The 2020 season is here, and we have you covered as the Washington Football Team progresses through its inaugural campaign under head coach Ron Rivera.
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The Washington Football Team is banged up at wide receiver. Its first blow was dealt before training camp when Kelvin Harmon tore his ACL. Then, Steven Sims Jr. was placed on Injured Reserve. Now, Antonio Gandy-Golden and Isaiah Wright -- two of the team's emerging players -- did not participate in Wednesday's practice.
With the likely possibility Washington will need to keep up with the Dallas Cowboys' No. 1-ranked offense on Sunday, many receivers who have seen little to no time on the field will have a chance to play. The coaching staff's message to them: be ready and prepare yourself to take advantage of the opportunity.
"That's part of what this league's about," offensive coordinator Scott Turner told local media. "Guys have got to step up, and we've got to do a great job of preparing some of these guys who haven't played as much to make sure that they know what they're supposed to do and they're able to play fast and execute."
Terry McLaurin and Dontrelle Inman remain in place as the team's No. 1 and No. 2 receivers, respectively. The players behind them, however, are a motley crew of practice squad players and undrafted free agents. The list includes Cam Sims, Jeff Badet and Tony Brown. Sims is the only player among that trio who has seen the field.
Quarterback Kyle Allen said those players will need to be ready for the chance to play, but he also believes there should be a group effort to make sure everyone is prepared for Sunday.
"It's on me, it's on the coaches, it's on the other players in that room, it's on the leader just to make sure throughout the week that whatever their responsibilities are for that week, they're 100 percent ready to go," he said. "Hopefully, these guys take advantage of the opportunity. I know the guys that we're bringing up...have all the talent to do it."
Turner said being without certain receivers doesn't necessarily limit the offense, but it does force the calls to be more specific.
"You just try to take the burden off of younger guys, not trying to ask too much of them. There's always a fine line. You want to give yourself a chance to be successful, but not do too much where you're putting your guys in jeopardy."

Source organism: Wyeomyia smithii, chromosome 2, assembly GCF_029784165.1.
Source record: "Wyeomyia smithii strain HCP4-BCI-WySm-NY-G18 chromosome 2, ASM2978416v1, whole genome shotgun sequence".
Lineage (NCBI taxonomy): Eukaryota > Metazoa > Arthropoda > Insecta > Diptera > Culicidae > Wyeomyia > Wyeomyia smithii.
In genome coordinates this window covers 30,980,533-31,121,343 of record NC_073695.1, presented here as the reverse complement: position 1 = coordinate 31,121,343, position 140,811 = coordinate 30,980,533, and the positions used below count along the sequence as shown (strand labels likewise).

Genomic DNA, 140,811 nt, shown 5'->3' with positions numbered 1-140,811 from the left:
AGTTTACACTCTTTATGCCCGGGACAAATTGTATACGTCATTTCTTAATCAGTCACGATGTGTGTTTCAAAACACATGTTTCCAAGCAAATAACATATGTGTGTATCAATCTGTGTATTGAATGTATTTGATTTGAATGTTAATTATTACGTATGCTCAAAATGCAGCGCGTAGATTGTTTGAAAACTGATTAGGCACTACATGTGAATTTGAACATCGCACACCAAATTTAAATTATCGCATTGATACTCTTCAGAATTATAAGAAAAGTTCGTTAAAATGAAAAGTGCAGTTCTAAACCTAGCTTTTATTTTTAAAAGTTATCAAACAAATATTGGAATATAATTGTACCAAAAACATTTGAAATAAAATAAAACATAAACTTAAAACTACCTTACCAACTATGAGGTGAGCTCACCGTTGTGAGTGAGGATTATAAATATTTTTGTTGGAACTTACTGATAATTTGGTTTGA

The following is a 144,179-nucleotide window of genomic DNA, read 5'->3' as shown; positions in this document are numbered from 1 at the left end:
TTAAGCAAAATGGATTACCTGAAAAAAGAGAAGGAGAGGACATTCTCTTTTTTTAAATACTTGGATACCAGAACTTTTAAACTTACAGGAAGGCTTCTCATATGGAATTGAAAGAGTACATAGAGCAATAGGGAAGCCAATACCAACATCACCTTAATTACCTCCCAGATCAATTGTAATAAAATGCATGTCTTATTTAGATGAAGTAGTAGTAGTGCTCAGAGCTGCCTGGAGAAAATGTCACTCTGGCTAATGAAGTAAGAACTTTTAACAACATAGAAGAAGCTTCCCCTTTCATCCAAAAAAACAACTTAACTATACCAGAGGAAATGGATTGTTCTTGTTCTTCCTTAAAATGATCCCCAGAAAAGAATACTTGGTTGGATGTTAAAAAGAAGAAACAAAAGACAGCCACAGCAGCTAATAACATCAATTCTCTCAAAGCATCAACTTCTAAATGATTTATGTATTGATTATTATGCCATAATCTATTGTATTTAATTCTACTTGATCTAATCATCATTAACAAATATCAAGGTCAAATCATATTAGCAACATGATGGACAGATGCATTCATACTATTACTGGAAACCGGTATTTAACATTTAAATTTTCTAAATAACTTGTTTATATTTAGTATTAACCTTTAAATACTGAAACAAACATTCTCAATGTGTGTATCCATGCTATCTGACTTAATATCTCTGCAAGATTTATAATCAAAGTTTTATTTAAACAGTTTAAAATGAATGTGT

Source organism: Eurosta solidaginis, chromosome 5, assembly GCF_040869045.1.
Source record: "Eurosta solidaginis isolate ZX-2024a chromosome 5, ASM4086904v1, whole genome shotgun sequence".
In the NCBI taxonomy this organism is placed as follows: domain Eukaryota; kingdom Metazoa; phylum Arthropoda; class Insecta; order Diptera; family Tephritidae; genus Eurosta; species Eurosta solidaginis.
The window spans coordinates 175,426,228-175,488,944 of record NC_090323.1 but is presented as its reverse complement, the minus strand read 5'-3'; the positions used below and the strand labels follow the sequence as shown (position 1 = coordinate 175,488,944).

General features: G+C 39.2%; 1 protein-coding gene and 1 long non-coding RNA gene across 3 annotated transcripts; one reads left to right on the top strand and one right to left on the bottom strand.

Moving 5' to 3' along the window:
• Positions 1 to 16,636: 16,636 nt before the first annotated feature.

Sims has only caught five passes in his three-year career, but he has proven to be a reliable player who the coaching staff knows can operate in the offense. He caught his first-career touchdown from Allen last week against the New York Giants, which brought Washington within one point of tying the score.
Badet and Brown are more unproven commodities who signed with Washington prior to the start of the season but both flashed talent in their college careers. Brown caught 56 passes for 707 yards and five touchdowns with Colorado in 2019, while Badet had 1,851 total yards of offense and 10 touchdowns with Kentucky and Oklahoma. Badet was also the No. 4 overall pick in the 2020 XFL Draft and is known for his blazing 4.27 40-yard dash time.
Turner said the team will continue to evaluate its options at the position, but right now Sims, Badet and Brown all have a chance of being a part of Washington's game plan Sunday. They will need to be ready for that possibility.
"We'll see how they handle it," head coach Ron Rivera said, "and we'll see how many opportunities they get on Sunday."
-- "Anything goes" for Rivera in a divisional matchup: The Cowboys have one of the most potent offenses in the NFL, but their defense has been one of the worst through six games. The team is 27th in total defense (410.0 yards per game), last in scoring defense (36.3 points per game) and last in turnover differential (-12). There is a chance for Washington's offense, which has also struggled, to have a better game. Rivera isn't taking the matchup lightly, though, because anything can happen in a divisional game.
"You've got to be careful with that crap. I really do think that. I've never bought into that. These are professional football players. There is a sense of pride, and this is a rivalry matchup. Anything goes. Within the division, to me, all bets are off."
-- The origin of Allen's mental toughness: Allen has had a winding and turbulent playing career. He was Arizona's No. 1 prospect in high school who fought for a starting role, was named the starting quarterback in his second season at Texas A&M and then benched in the same season. He then transferred to Houston, where he was named the starting quarterback in 2017 and then benched in Week 3. Then he had to fight for a roster spot with the Carolina Panthers as an undrafted free agent. Allen has developed a mental toughness throughout those experiences, and it has become part of who he is as a player.
"I think I'm a lot better just for going through those things. I think it shows up a lot on Sundays now. So, I think the mental side of the game, obviously at quarterback, the decision-making is huge, but at the same time the mental toughness part is just as big, and I pride myself in that area."
-- Danny Johnson is looking to score on every kickoff return: Kickoff returns aren't normally part of Danny Johnson's repertoire, but he's getting opportunities for the first time since his rookie season. He had four returns for 70 yards against the Giants for an average of 17.5 yards. He has shown he has the ability to break loose before; he had a 40-yard return in 2018 and had 12 returns for 283 yards. He hasn't scored a touchdown yet, but that's certainly one of his goals.
"I'm thinking, 'to the house.' I always wanna take it to the house. Whenever we get our break [on special teams], we always say, 'to the house on three.' So for me, if I see that window and I can hit it and catch a crease and take it to the house, that's always first."
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